PointsBet to prioritise US sale after suitors baulk at asking price of Australian arm
PointsBet has reportedly changed strategy and is now exploring the possibility of selling its US operations after failing to secure a buyer for its Australian arm.
According to the Australian Financial Review (AFR), the company recently hired New York-based investment bank Moelis & Co to help facilitate the sale of its North American business.The company’s shares surged by 7.6% on Friday (14 April) following the initial report.
PointsBet’s desire to offload a part of its business is not news.
In December, the company announced it was in talks with News Corp-backed Betr regarding the sale of its Australian trading business.
However, the talks have stalled, reportedly due to PointsBet CEO Sam Swanell’s reluctance to reduce the price tag of approximately A$250m for the division.
PointsBet’s US business is currently unprofitable and is yet to make a dent in strong competition from FanDuel, DraftKings and BetMGM, which collectively hold nearly 85% of the market.
By selling its domestic Australian business, those funds could have been reinvested to support PointsBet’s growth in the US market.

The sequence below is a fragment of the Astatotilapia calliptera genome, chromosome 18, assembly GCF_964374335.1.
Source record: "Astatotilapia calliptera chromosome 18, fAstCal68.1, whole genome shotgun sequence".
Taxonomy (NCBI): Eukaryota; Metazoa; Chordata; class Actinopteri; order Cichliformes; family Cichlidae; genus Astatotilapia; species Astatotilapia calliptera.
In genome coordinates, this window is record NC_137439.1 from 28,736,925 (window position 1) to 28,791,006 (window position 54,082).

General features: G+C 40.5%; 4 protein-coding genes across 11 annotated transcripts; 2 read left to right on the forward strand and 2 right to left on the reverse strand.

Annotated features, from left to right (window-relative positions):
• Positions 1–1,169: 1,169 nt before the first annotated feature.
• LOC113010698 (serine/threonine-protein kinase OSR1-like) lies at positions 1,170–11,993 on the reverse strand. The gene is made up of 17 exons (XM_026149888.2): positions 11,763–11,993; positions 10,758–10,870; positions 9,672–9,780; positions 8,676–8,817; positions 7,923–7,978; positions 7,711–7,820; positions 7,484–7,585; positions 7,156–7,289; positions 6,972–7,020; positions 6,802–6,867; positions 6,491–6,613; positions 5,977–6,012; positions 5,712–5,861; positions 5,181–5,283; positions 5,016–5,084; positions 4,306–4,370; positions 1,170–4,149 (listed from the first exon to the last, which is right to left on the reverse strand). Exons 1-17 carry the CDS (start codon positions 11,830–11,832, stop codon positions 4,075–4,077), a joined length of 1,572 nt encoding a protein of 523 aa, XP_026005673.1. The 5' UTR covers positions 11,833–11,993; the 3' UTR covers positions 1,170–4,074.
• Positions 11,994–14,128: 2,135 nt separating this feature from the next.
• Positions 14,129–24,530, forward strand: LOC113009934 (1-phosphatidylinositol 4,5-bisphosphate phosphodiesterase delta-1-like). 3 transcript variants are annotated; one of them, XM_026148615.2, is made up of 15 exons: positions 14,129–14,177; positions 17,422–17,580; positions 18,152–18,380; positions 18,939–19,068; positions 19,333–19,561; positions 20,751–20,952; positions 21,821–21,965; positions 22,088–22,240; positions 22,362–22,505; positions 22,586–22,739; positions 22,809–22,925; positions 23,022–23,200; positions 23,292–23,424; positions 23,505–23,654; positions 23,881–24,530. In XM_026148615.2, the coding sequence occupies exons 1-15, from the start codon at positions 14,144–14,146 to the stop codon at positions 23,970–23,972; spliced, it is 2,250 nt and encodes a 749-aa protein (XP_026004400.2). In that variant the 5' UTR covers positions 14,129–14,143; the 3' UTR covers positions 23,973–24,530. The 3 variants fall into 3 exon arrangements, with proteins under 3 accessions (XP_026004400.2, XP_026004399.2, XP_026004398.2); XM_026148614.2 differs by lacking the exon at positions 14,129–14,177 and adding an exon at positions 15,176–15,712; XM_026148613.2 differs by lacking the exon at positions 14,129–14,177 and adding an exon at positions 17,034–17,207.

This, in turn, could have improved the operator’s profitability prospects.
Entain has also been rumoured to be a bidder for PointsBet’s Australian arm, but no official announcement has been made and progress appears to have stalled.PointsBet’s share price has witnessed a significant decline recently, with a 19% drop over the first three months of 2023 and an almost 59% fall in the past 12 months.
For H1 2023 (six months ending December 2023), the company reported a net win of A$105.3m in Australia, as well as A$70.1m in the US, and A$6.7m in Canada.
The company has been granted market access in 14 US states, plus Ontario in Canada.
As of April, PointsBet is live in Indiana, Colorado, Illinois, Kansas, Iowa, Louisiana, Michigan, Ohio, Maryland, New Jersey, Pennsylvania, Virginia, New York, and West Virginia.
However, the company withdrew its licence application in Massachusetts just weeks before the state’s mobile sports betting launch.
It is unclear who has shown interest in the US division, although PointsBet’s proprietary trading technology is understood to be viewed as an attractive asset.According to the AFR, one private equity group has shown interest, but early indications suggest PointsBet is not convinced by the deal due to pricing and structure.
While Bally’s Corporation expressed an interest in acquiring PointsBet’s US assets last year, it remains unclear whether the company is still interested in acquiring PointsBet US under new chief executive Robeson Reeves.
Another potential buyer could be Penn Entertainment, which already operates the Barstool Sportsbook in the US. A deal for PointsBet could potentially increase market share for the brand.
Penn Entertainment already owns a 6% stake in the Australian operator.